¶ 100 Defendant contends that the Rule 651(c) certificate filed by her postconviction counsel is invalid because it does not certify that counsel “examined the record of the proceedings at the trial.” Ill. S. Ct. R. 651(c) (eff. Feb. 6, 2013). As defendant notes, counsel instead certified that he “examined [the] transcript of her hearing and sentencing.” In this case at least, this amounts to a distinction without a difference. Because defendant's suppression hearing and trial were conducted on the same day (with only closing argument and the judge's verdict coming on later dates), and because much of the testimony from the suppression hearing was introduced at trial by way of stipulation, we think postconviction counsel's certification that he “examined [the] transcript of [defendant's] hearing” is sufficient to establish that he “examined the record of the proceedings at the trial,” as Rule 651(c) requires.
¶ 101 Even if counsel's certificate alone were insufficient to establish his compliance with Rule 651(c)'s mandate to “examine[ ] the record of the proceedings at the trial,” his comments in court upon the filing of the certificate make “a clear and affirmative showing of compliance.” (Internal quotation marks omitted.) Smith, 2016 IL App (4th) 140085, ¶ 33, 401 Ill.Dec. 447, 50 N.E.3d 353. When filing the certificate, counsel informed the court that he had “looked through the record, * * * looked through all of the exhibits, [and] looked through the transcript.” This more fulsome recitation of counsel's actions, made contemporaneously with the filing of his certificate, leaves no doubt that counsel complied with Rule 651(c)'s requirement to “examine[ ] the record of the proceedings at the trial.” Accordingly, we conclude that counsel adequately certified compliance with Rule 651(c)'s requirements, creating a rebuttable presumption that he rendered reasonable assistance.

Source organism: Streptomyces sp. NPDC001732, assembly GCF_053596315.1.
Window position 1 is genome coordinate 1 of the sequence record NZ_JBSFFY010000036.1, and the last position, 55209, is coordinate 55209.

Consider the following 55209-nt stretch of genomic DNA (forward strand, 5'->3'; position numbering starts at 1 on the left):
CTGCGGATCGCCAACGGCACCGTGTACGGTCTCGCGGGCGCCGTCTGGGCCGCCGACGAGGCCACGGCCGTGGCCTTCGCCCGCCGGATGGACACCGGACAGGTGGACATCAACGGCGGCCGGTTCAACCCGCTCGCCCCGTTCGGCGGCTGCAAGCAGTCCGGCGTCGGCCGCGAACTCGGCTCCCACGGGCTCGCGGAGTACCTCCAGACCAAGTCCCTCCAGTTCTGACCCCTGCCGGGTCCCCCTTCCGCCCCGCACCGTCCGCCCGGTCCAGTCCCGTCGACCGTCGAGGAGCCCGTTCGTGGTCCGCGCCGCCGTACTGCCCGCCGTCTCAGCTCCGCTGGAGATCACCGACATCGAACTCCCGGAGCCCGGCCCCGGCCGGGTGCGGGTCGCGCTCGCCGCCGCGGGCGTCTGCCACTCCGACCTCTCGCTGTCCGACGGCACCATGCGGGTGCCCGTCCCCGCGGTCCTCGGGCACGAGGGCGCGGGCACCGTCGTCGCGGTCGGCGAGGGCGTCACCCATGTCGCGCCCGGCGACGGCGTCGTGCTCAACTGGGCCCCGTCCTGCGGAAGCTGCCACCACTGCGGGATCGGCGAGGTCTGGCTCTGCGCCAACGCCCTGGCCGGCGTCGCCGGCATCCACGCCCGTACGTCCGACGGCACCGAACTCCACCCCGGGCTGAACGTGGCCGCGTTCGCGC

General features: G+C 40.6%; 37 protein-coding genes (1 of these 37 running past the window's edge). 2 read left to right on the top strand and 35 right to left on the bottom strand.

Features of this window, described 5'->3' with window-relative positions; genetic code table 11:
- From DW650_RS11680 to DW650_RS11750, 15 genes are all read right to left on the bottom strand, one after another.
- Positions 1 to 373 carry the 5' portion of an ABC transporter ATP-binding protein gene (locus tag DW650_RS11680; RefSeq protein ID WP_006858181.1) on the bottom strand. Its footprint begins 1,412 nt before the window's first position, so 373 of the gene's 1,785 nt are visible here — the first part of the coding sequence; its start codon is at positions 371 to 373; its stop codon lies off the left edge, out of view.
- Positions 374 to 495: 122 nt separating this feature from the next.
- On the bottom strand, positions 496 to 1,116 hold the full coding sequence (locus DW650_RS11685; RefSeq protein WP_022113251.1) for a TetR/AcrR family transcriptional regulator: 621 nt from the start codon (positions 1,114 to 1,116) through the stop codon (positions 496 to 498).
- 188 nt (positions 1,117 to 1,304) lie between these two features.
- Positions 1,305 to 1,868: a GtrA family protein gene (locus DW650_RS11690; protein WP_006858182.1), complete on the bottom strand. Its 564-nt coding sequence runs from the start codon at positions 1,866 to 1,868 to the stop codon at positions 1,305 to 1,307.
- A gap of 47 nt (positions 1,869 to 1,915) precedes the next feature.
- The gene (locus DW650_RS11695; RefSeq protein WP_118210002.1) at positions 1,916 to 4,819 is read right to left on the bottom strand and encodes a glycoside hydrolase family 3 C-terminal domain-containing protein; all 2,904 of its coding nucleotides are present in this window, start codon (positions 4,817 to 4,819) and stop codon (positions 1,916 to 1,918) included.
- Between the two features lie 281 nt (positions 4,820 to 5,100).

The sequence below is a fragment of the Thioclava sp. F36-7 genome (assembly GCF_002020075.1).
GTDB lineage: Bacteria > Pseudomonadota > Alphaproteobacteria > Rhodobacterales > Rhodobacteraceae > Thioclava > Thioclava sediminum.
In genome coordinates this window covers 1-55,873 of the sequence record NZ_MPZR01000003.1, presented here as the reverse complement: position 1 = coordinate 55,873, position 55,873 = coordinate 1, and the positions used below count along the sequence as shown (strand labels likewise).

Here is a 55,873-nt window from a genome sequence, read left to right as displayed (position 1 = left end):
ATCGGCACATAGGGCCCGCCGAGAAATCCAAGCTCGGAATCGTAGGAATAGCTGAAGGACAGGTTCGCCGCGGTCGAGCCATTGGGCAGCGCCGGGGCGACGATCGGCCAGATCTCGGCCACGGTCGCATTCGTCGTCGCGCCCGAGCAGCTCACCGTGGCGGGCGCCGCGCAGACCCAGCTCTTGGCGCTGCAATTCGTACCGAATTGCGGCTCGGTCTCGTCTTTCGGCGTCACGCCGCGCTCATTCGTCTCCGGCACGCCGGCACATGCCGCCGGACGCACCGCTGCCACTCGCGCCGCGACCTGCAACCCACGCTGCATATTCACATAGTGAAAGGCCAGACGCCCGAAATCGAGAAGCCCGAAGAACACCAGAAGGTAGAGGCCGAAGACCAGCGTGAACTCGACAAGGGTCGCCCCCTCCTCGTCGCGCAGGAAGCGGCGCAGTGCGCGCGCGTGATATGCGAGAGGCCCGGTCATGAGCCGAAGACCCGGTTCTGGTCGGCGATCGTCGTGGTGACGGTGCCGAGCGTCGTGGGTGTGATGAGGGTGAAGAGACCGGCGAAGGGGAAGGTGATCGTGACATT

¶ 102 We further conclude that defendant has failed to rebut that presumption. First, counsel's failure to amend defendant's pro se petition to add claims arising from the affidavits of Howell, Blandin, and Gipson does not reflect unreasonable assistance. In their affidavits, those witnesses discussed defendant's alleged intoxication prior to her questioning by police. Although defendant's pro se petition specifically mentioned Donna Lumpkin as a witness who could have provided such testimony, her petition alleged more broadly that trial counsel was ineffective for “failing to call witnesses who could have testified to [her] state of mind and sobriety at the time she was picked up by police and questioned.” (Emphasis added.) Accordingly, there was no need for counsel to amend defendant's pro se petition to raise a claim related to these affidavits. Instead, it was proper for counsel to argue, as he did in response to the State's motion to dismiss, that the affidavits provided evidentiary support for the claim already included in defendant's petition.